The rise in popularity and widespread use of mobile technologies, such as those in smartphones and tablet computers, presents new opportunities for businesses to develop additional streams of revenue. This is evident, for instance, with the adoption of geographic information systems (GIS) in the consumer sector; just think how Google Maps is one popular solution allowing users to plan routes and find addresses – and perhaps buy products and services advertised along the way.
Pioneering Big Data
Some indicators suggest that GIS helps to accelerate the discovery of big data. It’s now entirely possible, for example, to monitor and acquire huge amounts of information about products or services across all kinds of territories and regions, particularly when GIS tools are incorporated into social media and other services.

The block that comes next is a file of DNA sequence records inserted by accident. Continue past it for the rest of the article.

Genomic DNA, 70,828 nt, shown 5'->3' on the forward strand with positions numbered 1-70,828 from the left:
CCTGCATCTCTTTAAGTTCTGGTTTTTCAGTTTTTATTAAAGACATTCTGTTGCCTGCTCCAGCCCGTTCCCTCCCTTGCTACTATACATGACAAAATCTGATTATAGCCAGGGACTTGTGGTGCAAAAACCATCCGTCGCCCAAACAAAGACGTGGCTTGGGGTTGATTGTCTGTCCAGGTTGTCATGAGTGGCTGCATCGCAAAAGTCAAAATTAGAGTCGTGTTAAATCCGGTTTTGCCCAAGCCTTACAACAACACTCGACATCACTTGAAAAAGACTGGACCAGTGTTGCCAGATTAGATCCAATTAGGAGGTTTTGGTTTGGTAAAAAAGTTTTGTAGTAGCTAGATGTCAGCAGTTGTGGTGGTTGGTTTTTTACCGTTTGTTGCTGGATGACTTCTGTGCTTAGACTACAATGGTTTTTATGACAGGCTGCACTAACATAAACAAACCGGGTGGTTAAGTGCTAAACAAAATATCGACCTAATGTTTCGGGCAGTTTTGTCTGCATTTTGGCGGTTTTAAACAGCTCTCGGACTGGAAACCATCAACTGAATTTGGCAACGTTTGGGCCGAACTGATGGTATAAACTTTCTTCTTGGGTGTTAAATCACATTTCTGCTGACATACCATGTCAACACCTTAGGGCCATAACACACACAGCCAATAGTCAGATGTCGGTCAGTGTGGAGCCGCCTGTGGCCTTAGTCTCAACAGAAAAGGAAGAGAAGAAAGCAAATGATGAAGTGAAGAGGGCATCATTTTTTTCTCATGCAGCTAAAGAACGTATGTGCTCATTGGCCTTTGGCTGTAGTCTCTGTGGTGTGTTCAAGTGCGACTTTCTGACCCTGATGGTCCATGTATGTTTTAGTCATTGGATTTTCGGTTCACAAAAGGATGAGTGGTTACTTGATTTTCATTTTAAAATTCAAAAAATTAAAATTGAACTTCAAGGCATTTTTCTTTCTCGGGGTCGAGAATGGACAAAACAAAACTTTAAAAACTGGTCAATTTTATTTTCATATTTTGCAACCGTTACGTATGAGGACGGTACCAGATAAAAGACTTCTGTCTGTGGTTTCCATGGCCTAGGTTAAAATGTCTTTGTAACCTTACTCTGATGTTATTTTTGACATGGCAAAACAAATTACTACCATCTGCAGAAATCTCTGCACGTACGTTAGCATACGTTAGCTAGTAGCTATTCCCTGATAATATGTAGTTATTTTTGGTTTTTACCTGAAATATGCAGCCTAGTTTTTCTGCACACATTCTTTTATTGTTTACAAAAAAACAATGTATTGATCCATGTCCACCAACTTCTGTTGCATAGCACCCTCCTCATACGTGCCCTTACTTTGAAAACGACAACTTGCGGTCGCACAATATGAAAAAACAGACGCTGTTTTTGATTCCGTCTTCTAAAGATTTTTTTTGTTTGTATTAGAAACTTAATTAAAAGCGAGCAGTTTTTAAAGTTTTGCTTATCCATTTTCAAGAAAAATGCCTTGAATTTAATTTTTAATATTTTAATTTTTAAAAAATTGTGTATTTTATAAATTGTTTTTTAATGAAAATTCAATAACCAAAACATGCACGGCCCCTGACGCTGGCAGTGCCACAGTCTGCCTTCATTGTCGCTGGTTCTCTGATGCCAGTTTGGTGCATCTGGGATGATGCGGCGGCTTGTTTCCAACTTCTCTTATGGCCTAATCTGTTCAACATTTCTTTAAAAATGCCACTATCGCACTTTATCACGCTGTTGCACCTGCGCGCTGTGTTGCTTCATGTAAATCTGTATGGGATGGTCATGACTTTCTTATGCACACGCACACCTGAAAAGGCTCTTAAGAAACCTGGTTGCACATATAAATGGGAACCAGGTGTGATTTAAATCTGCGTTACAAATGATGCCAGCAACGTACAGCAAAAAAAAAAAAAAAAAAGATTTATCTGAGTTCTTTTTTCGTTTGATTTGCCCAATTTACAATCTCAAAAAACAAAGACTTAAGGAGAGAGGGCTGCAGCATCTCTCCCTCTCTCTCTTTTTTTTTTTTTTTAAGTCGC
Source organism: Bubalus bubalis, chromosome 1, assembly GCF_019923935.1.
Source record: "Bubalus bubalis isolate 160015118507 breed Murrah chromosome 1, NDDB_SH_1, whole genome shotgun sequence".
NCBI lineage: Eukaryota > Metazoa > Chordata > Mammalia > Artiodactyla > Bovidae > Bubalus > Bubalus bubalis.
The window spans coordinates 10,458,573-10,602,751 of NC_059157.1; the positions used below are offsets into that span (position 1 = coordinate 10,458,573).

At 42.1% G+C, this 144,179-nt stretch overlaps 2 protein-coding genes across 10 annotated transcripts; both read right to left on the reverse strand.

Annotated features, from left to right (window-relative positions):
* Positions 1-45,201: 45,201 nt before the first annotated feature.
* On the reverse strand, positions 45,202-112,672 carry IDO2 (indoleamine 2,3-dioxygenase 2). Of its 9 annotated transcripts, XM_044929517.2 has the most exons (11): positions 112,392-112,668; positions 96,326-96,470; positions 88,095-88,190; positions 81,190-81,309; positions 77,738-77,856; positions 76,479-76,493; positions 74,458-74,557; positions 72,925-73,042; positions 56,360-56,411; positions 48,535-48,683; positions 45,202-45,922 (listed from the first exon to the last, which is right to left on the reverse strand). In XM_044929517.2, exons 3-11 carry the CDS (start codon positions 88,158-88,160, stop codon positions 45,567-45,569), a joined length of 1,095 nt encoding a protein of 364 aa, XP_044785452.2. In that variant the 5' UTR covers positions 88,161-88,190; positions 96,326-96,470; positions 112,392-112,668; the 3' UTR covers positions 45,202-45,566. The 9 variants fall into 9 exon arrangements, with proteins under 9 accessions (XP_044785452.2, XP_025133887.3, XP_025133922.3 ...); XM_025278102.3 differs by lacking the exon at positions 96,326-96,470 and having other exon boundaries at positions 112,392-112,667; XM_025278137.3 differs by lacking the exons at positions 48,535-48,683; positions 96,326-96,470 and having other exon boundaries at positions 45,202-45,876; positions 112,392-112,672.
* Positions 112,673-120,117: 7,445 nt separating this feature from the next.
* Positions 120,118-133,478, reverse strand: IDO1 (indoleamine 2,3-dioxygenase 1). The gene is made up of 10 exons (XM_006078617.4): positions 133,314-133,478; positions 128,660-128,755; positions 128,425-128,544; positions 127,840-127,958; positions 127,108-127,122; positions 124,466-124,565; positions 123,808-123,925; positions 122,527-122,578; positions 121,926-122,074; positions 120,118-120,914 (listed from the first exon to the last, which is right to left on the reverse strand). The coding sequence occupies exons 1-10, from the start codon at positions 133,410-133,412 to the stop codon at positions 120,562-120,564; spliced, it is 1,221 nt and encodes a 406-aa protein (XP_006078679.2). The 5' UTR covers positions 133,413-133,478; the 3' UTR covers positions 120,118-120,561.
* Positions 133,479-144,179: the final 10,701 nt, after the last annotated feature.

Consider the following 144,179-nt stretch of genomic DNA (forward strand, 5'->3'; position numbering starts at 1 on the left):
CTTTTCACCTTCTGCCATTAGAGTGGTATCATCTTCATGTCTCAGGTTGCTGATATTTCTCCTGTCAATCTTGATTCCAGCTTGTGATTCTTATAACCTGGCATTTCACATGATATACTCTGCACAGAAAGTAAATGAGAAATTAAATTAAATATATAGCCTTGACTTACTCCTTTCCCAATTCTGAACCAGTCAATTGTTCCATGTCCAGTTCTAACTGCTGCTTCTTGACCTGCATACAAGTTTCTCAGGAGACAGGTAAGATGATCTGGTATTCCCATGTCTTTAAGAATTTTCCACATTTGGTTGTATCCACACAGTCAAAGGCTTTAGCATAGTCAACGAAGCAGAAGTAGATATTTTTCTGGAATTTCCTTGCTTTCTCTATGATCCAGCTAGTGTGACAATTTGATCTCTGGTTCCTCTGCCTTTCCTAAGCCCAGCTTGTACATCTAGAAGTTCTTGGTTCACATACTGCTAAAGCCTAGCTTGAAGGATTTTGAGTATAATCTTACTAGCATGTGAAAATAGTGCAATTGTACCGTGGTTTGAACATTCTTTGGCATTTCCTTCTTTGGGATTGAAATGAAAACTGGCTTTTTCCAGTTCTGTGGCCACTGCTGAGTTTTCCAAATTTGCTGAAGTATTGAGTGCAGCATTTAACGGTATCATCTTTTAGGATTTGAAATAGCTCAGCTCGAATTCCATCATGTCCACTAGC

In addition, microblogging service Twitter sells its users’ Tweets (trillions of them), using firms such as Gnip and DataSift for commercial interests, which provides reliable geographic information that will further help firms to analyse data trends and profit from them.
Where the consumer is and what they want, even before they might know it themselves, is now fast becoming the goal of commercial Big Data. GIS is helping to provide the platform for location services and predictions so that companies can increase their sales and grow.